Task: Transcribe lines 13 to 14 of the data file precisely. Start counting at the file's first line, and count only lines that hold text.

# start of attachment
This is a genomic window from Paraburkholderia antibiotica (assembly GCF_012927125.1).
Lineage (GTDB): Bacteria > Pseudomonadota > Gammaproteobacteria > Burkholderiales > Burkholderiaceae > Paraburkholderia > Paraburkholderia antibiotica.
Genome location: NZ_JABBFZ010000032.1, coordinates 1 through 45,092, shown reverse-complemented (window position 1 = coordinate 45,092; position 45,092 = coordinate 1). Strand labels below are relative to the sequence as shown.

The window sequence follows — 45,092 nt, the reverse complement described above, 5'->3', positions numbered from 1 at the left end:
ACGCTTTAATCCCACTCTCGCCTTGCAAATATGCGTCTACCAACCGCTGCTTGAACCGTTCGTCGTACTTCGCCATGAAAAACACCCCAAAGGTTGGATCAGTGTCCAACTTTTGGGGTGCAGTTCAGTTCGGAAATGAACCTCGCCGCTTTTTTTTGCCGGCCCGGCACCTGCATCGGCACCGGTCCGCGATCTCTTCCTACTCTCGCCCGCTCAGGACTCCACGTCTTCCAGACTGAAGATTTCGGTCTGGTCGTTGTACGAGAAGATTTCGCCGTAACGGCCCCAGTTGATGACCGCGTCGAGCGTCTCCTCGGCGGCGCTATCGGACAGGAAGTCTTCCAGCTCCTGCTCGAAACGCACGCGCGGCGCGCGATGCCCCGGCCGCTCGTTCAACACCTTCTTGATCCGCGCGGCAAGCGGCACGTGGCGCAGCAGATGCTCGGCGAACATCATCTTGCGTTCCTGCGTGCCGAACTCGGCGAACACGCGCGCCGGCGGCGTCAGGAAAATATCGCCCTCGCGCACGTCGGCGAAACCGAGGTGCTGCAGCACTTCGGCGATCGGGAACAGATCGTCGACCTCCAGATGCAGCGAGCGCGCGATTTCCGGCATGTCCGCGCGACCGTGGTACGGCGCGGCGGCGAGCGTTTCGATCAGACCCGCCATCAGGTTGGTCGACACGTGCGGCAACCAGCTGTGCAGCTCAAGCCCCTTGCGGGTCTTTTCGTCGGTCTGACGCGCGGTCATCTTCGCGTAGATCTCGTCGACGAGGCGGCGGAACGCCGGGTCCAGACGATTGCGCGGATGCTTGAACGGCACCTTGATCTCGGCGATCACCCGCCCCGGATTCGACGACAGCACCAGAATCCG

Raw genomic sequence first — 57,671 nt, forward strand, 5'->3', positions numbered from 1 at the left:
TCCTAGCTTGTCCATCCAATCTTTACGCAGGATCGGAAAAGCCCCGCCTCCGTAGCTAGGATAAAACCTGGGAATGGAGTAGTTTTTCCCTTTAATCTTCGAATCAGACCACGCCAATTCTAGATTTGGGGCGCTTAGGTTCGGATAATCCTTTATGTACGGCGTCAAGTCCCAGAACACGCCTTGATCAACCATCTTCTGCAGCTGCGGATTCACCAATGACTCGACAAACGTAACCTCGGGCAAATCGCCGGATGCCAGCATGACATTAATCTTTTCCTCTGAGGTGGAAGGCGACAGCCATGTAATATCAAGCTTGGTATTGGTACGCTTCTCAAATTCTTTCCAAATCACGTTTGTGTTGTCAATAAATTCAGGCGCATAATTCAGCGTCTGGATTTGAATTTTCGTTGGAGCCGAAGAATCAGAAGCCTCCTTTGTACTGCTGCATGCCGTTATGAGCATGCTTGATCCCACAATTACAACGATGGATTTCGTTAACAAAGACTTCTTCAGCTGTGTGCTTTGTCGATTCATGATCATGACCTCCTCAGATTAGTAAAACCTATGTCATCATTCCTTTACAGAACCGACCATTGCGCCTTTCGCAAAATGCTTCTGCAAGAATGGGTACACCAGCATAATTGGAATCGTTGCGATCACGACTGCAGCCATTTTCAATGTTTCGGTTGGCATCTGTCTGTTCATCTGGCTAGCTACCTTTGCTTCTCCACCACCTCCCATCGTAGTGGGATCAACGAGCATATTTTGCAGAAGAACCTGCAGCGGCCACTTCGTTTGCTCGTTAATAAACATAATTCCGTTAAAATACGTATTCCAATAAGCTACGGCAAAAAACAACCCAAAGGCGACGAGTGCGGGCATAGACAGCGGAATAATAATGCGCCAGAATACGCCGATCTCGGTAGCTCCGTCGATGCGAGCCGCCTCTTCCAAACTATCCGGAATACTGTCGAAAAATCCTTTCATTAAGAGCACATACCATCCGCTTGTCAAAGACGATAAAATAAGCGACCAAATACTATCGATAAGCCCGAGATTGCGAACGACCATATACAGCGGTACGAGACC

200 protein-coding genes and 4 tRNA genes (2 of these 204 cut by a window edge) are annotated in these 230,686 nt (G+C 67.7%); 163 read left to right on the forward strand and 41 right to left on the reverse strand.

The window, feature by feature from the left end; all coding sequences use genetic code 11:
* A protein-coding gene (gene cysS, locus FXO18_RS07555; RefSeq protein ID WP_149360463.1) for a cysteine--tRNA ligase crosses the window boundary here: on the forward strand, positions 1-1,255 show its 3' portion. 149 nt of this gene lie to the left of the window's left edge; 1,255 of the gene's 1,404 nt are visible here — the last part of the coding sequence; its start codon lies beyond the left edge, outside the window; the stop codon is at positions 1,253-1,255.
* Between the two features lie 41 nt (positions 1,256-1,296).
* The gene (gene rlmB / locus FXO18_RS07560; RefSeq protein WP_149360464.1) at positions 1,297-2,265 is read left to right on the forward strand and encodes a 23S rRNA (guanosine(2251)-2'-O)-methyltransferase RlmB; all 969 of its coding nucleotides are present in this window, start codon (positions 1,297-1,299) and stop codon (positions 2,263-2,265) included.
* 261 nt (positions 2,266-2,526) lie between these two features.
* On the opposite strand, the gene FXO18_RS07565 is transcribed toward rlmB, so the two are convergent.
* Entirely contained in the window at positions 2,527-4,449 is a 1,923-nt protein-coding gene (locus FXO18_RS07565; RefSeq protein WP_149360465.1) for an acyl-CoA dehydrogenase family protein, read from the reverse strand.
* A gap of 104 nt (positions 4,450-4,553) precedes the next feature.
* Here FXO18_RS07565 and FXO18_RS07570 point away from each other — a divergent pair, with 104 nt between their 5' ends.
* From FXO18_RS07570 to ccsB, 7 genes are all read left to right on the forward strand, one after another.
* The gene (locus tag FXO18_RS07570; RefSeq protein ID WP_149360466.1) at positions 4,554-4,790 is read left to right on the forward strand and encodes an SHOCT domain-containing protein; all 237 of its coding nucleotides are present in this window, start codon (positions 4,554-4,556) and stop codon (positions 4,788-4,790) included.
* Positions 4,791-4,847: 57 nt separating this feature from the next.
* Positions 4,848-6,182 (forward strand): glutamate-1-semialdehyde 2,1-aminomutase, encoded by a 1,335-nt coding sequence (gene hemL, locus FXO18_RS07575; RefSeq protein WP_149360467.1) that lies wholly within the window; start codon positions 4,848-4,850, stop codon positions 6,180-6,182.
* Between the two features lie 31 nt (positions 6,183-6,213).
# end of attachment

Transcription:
* 261 nt (positions 2,266-2,526) lie between these two features.
* On the opposite strand, the gene FXO18_RS07565 is transcribed toward rlmB, so the two are convergent.